News Press Review

This week’s ten biggest climate innovation stories — 22 March

22-march-climate-innovation

Is it possible to enjoy your fast food favourites without compromising on environment? How might energy be stored in cold air? And, which city plans to reach carbon neutrality by 2035?

This, and more, in the week’s ten biggest climate innovation stories.

1.

The companies storing energy in cold air

Renewable sources of energy are getting more efficient by the day—yet energy storage remains an obstacle standing in the way of wide adoption. To fill this gap, some companies are thinking outside the box and investing in developing energy storage that relies on cold air.

Read more on Inhabitat.

2.

Superfast charging heats up in Poland—GreenWay lands locations for stations

GreenWay has announced it’s signed an agreement with the Gdańsk Transport Company S.A. to place ultra-fast electric vehicle charging stations (up to 350 kW) at multiple locations along the A1 highway in Poland.

Read more on CleanTechnica.

3.

Helsinki unveils plan to reach carbon neutrality by 2035

Finland’s capital city has unveiled a new plan to reach carbon neutrality by 2035, accelerating the goal by 15 years. The plan, called Carbon Neutral Helsinki 2035, outlines 143 specific actions that will result in reduced energy consumption and a greater share of renewable energy sources.

Read more on Inhabitat.

4.

Vattenfall awarded two subsidy-free 350 megawatt offshore wind farms in Netherlands

Swedish power company Vattenfall has been awarded the contract to build two 350 megawatt offshore wind farms in the Netherlands which, upon completion in 2022, will be the first offshore wind farms to be built without subsidies.

Read more on CleanTechnica.

5.

SOM’s net-zero Paris skyscraper will be one of the most sustainable buildings in Europe

Prolific firm Skidmore, Owings and Merrill (SOM) just unveiled plans for Charenton-Bercy, a net-zero Paris skyscraper that’s designed to be one of the most sustainable buildings in Europe. The 180-meter tower would include multiple green features, including rainwater harvesting, greywater recycling, green roofs, and waste-to-energy conversion systems. As part of its “garden in the sky” design, the project would also feature a band of vegetation running the length of the tower’s facade, leading into a tree-filled plaza at the tower’s base.

Read more on Inhabitat.

6.

Plastic eating microbes to the rescue: Evolution may be finding a solution to the problem of plastic waste

Scientists have reported the most recent advances in study of a microbe that eats polyethylene terephthalate (PET): They have succeeded to describe the 3-D structure of the enzymes used by the microbe, which can help in understanding how the enzyme approaches “docking” to the large PET molecules in a manner that allows them to break down the material.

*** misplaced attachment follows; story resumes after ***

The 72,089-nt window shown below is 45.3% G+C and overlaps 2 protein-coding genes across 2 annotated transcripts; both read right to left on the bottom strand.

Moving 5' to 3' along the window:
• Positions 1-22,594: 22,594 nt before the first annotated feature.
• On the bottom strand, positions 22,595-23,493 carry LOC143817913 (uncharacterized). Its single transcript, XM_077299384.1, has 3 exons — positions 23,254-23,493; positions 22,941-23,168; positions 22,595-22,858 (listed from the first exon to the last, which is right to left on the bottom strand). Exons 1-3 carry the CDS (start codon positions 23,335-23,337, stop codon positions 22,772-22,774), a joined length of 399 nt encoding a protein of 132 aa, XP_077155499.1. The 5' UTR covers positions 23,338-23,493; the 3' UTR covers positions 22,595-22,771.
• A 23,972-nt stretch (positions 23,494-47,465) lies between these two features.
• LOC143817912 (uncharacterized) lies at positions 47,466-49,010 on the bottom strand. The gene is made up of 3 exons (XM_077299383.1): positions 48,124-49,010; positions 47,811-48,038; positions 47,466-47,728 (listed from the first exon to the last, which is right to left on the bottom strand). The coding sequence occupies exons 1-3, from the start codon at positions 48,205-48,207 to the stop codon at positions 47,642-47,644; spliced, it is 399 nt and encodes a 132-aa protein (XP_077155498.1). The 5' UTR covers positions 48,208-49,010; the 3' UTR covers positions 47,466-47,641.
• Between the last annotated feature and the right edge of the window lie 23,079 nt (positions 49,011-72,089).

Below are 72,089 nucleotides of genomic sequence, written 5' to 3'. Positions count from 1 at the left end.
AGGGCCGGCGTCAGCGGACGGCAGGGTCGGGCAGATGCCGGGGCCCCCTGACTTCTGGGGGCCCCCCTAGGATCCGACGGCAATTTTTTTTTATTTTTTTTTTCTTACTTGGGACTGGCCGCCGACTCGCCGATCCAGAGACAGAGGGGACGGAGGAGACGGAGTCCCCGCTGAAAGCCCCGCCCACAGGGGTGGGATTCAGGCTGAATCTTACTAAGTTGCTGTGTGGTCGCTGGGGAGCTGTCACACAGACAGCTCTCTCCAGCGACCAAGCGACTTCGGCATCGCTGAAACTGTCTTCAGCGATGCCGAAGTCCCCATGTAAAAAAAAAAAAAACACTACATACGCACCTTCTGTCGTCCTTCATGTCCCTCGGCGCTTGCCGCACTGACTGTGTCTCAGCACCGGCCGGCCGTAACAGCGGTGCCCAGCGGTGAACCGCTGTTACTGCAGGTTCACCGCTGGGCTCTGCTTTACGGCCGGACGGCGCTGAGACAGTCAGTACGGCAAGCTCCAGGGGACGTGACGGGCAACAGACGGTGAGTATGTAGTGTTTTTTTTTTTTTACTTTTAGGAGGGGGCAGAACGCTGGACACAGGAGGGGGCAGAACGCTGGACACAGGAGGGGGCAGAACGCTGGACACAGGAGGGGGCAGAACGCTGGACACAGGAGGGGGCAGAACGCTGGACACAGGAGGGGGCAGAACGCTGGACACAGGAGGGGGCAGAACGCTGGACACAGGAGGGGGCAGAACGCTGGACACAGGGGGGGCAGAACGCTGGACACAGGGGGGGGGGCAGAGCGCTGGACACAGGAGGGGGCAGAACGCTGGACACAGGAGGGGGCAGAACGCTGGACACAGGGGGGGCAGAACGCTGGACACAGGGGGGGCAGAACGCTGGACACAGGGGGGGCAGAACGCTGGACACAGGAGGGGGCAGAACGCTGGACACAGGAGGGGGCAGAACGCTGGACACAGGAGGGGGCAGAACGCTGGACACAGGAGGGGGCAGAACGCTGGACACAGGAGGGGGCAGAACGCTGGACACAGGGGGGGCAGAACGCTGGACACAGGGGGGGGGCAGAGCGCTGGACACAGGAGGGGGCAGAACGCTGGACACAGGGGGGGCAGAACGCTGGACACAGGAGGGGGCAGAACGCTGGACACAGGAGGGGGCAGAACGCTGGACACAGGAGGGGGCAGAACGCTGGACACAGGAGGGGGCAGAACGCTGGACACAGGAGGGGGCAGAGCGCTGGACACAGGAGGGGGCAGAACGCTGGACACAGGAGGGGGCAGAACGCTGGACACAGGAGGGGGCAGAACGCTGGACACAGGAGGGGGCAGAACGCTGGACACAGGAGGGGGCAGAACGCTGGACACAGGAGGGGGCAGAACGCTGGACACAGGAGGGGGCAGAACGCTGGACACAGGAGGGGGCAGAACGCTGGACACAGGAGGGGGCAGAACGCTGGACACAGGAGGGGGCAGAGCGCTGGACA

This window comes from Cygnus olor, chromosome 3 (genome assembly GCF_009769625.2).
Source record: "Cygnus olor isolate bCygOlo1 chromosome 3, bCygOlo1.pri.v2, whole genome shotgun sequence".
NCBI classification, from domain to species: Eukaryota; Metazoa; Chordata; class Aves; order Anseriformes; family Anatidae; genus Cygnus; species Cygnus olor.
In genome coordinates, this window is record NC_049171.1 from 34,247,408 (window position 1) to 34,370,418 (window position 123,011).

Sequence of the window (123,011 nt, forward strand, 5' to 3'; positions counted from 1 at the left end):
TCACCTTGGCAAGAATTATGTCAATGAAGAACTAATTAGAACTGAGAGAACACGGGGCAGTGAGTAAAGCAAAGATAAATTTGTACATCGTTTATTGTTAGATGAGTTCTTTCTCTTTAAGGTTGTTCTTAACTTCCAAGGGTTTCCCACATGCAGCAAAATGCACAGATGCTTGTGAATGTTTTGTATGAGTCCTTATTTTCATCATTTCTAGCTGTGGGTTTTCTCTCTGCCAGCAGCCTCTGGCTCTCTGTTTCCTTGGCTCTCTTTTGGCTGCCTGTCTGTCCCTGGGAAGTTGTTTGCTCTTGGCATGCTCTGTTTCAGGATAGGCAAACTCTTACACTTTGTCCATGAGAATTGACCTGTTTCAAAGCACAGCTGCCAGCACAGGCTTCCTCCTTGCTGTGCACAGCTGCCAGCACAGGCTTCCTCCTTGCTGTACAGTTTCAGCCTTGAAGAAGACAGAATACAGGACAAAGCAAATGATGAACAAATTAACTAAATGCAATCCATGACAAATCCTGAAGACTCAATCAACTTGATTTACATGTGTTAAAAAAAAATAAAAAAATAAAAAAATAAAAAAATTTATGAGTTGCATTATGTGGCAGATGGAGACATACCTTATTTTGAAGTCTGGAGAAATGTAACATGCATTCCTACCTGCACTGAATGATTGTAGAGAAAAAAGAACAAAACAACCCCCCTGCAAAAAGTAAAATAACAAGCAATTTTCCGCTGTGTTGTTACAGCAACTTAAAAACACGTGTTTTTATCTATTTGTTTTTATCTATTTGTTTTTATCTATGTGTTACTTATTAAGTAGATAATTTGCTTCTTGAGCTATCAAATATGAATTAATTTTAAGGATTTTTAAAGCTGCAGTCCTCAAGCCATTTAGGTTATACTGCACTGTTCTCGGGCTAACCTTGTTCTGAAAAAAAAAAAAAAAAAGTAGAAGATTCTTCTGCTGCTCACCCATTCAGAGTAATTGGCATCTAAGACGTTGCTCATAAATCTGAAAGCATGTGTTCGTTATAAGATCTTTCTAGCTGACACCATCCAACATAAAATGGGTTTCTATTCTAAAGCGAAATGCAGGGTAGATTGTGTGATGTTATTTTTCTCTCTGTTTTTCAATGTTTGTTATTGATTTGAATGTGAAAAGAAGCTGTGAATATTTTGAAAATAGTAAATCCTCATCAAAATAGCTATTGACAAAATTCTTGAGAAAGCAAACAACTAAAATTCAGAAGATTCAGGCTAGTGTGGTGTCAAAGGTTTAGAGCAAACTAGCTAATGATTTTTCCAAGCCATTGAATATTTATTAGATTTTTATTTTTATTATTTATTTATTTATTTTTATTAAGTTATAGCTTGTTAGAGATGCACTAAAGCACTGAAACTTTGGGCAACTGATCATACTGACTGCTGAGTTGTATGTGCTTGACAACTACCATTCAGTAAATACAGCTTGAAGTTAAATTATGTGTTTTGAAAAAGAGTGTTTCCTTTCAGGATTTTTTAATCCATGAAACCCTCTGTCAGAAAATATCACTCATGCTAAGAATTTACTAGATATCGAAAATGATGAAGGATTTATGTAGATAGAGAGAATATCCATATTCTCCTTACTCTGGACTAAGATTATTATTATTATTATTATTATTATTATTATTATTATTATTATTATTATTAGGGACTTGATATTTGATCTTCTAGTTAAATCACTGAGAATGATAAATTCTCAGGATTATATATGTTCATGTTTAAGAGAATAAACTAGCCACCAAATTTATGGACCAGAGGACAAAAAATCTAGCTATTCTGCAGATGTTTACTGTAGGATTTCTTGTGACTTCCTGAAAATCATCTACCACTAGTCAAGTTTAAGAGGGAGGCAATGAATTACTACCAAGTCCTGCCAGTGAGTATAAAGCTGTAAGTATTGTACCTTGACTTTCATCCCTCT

Read more on Tree Hugger.

7.

Vincent Callebaut’s Arboricole tower brings vertical agriculture to the city

Vincent Callebaut Architectures, known for green projects that combine smart building with advanced renewable energy solutions, has officially unveiled Arboricole—a new “biophilic” building that brings agriculture to the urban landscape. Residents of the building can grow food on their own terraces thanks to permaculture, with the building’s curved, sinuous design acting to reduce turbulence and maximise comfort in these elevated gardens.

Read more on Inhabitat.

8.

Space10 is taking on fast food with bug-based burgers and meatballs

Space10 is re-inventing our favorite fast food dishes in a delicious and sustainable way. Thanks to Space10’s Bug Burger, not-Dog, Microgreen Ice Cream and Neatball, you’ll be able to enjoy your fast food favorites while also considering the environment.

Read more on Inhabitat.

https://twitter.com/space10_journal/status/972891216235978752

9.

Microbes, drones, and AI may be keys to farms of the future

The United Nations predicts the world’s population will increase to nearly 10 million souls by the middle of this century. If so, the farming community will need to grow 70 per cent more food than it does today. Researchers are attempting to find solutions which include molecular biology, bio-geochemistry, environmental sensing technologies, and machine learning; that combination has the potential to revolutionise agriculture.

Read more on Clean Technica.

10.

Energy execs: ‘The market for demand-response is only going to grow’

Demand-response services are still fairly new in the electricity market, but their importance is only expected to grow as power grids come under increasing strain from intermittent renewable energy sources. Andreas Flamm and Frauke Thies explain the “fundamental shift” that needs to happen in the policy landscape.

Read more on Euractiv.

Newsletter
Subscribe to our free newsletter and never miss a thing!
We respect your privacy.
Newsletter
Subscribe to our free newsletter and never miss a thing!
We respect your privacy.